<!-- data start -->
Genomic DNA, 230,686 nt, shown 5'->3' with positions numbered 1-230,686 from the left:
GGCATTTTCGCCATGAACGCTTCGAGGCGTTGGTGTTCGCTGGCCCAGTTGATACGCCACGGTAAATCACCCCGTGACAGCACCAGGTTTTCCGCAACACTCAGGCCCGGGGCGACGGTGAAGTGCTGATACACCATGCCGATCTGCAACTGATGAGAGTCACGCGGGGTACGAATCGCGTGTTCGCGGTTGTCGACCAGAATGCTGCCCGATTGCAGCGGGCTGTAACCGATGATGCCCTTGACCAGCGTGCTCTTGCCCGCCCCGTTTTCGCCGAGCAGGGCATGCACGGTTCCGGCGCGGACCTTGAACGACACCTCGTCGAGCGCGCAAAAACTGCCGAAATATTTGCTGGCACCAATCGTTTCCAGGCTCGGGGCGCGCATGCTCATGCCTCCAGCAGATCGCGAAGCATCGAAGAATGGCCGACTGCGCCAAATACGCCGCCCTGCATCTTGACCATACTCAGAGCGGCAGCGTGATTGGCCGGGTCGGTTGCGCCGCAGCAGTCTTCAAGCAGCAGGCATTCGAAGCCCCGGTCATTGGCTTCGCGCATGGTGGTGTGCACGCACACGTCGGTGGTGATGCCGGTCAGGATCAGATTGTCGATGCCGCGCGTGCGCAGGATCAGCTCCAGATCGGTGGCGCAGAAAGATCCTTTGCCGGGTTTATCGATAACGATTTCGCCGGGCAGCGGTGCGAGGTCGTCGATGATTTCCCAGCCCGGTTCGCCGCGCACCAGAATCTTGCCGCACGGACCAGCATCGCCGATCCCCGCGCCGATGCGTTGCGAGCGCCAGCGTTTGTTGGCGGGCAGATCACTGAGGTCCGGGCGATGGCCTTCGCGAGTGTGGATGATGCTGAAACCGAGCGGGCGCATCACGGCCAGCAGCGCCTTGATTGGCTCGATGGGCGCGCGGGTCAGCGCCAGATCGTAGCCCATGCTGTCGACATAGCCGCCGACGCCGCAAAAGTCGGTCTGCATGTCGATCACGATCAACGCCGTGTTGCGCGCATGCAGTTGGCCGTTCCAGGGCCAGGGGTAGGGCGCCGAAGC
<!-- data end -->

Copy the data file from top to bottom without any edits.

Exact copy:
Genomic DNA, 230,686 nt, shown 5'->3' with positions numbered 1-230,686 from the left:
GGCATTTTCGCCATGAACGCTTCGAGGCGTTGGTGTTCGCTGGCCCAGTTGATACGCCACGGTAAATCACCCCGTGACAGCACCAGGTTTTCCGCAACACTCAGGCCCGGGGCGACGGTGAAGTGCTGATACACCATGCCGATCTGCAACTGATGAGAGTCACGCGGGGTACGAATCGCGTGTTCGCGGTTGTCGACCAGAATGCTGCCCGATTGCAGCGGGCTGTAACCGATGATGCCCTTGACCAGCGTGCTCTTGCCCGCCCCGTTTTCGCCGAGCAGGGCATGCACGGTTCCGGCGCGGACCTTGAACGACACCTCGTCGAGCGCGCAAAAACTGCCGAAATATTTGCTGGCACCAATCGTTTCCAGGCTCGGGGCGCGCATGCTCATGCCTCCAGCAGATCGCGAAGCATCGAAGAATGGCCGACTGCGCCAAATACGCCGCCCTGCATCTTGACCATACTCAGAGCGGCAGCGTGATTGGCCGGGTCGGTTGCGCCGCAGCAGTCTTCAAGCAGCAGGCATTCGAAGCCCCGGTCATTGGCTTCGCGCATGGTGGTGTGCACGCACACGTCGGTGGTGATGCCGGTCAGGATCAGATTGTCGATGCCGCGCGTGCGCAGGATCAGCTCCAGATCGGTGGCGCAGAAAGATCCTTTGCCGGGTTTATCGATAACGATTTCGCCGGGCAGCGGTGCGAGGTCGTCGATGATTTCCCAGCCCGGTTCGCCGCGCACCAGAATCTTGCCGCACGGACCAGCATCGCCGATCCCCGCGCCGATGCGTTGCGAGCGCCAGCGTTTGTTGGCGGGCAGATCACTGAGGTCCGGGCGATGGCCTTCGCGAGTGTGGATGATGCTGAAACCGAGCGGGCGCATCACGGCCAGCAGCGCCTTGATTGGCTCGATGGGCGCGCGGGTCAGCGCCAGATCGTAGCCCATGCTGTCGACATAGCCGCCGACGCCGCAAAAGTCGGTCTGCATGTCGATCACGATCAACGCCGTGTTGCGCGCATGCAGTTGGCCGTTCCAGGGCCAGGGGTAGGGCGCCGAAGC